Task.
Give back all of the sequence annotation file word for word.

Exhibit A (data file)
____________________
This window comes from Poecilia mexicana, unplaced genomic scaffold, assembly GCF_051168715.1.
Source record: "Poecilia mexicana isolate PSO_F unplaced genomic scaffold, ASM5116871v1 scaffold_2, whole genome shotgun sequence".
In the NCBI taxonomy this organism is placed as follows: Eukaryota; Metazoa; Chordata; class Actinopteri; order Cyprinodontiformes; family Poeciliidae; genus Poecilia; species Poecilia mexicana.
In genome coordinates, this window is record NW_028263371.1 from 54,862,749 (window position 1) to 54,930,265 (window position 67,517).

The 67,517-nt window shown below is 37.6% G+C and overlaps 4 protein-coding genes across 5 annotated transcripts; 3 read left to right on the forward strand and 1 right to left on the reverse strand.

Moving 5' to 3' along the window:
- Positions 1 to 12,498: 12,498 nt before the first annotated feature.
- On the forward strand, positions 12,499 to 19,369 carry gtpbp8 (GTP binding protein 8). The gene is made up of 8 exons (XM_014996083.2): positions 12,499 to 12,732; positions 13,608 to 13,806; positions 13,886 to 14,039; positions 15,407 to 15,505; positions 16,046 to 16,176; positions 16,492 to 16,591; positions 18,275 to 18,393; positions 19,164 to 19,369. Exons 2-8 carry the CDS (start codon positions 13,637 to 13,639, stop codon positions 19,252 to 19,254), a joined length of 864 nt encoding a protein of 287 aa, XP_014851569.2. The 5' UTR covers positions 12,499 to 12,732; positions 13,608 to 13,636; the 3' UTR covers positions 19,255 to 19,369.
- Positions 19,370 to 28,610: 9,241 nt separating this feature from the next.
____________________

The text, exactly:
This window comes from Poecilia mexicana, unplaced genomic scaffold, assembly GCF_051168715.1.
Source record: "Poecilia mexicana isolate PSO_F unplaced genomic scaffold, ASM5116871v1 scaffold_2, whole genome shotgun sequence".
In the NCBI taxonomy this organism is placed as follows: Eukaryota; Metazoa; Chordata; class Actinopteri; order Cyprinodontiformes; family Poeciliidae; genus Poecilia; species Poecilia mexicana.
In genome coordinates, this window is record NW_028263371.1 from 54,862,749 (window position 1) to 54,930,265 (window position 67,517).

The 67,517-nt window shown below is 37.6% G+C and overlaps 4 protein-coding genes across 5 annotated transcripts; 3 read left to right on the forward strand and 1 right to left on the reverse strand.

Moving 5' to 3' along the window:
- Positions 1 to 12,498: 12,498 nt before the first annotated feature.
- On the forward strand, positions 12,499 to 19,369 carry gtpbp8 (GTP binding protein 8). The gene is made up of 8 exons (XM_014996083.2): positions 12,499 to 12,732; positions 13,608 to 13,806; positions 13,886 to 14,039; positions 15,407 to 15,505; positions 16,046 to 16,176; positions 16,492 to 16,591; positions 18,275 to 18,393; positions 19,164 to 19,369. Exons 2-8 carry the CDS (start codon positions 13,637 to 13,639, stop codon positions 19,252 to 19,254), a joined length of 864 nt encoding a protein of 287 aa, XP_014851569.2. The 5' UTR covers positions 12,499 to 12,732; positions 13,608 to 13,636; the 3' UTR covers positions 19,255 to 19,369.
- Positions 19,370 to 28,610: 9,241 nt separating this feature from the next.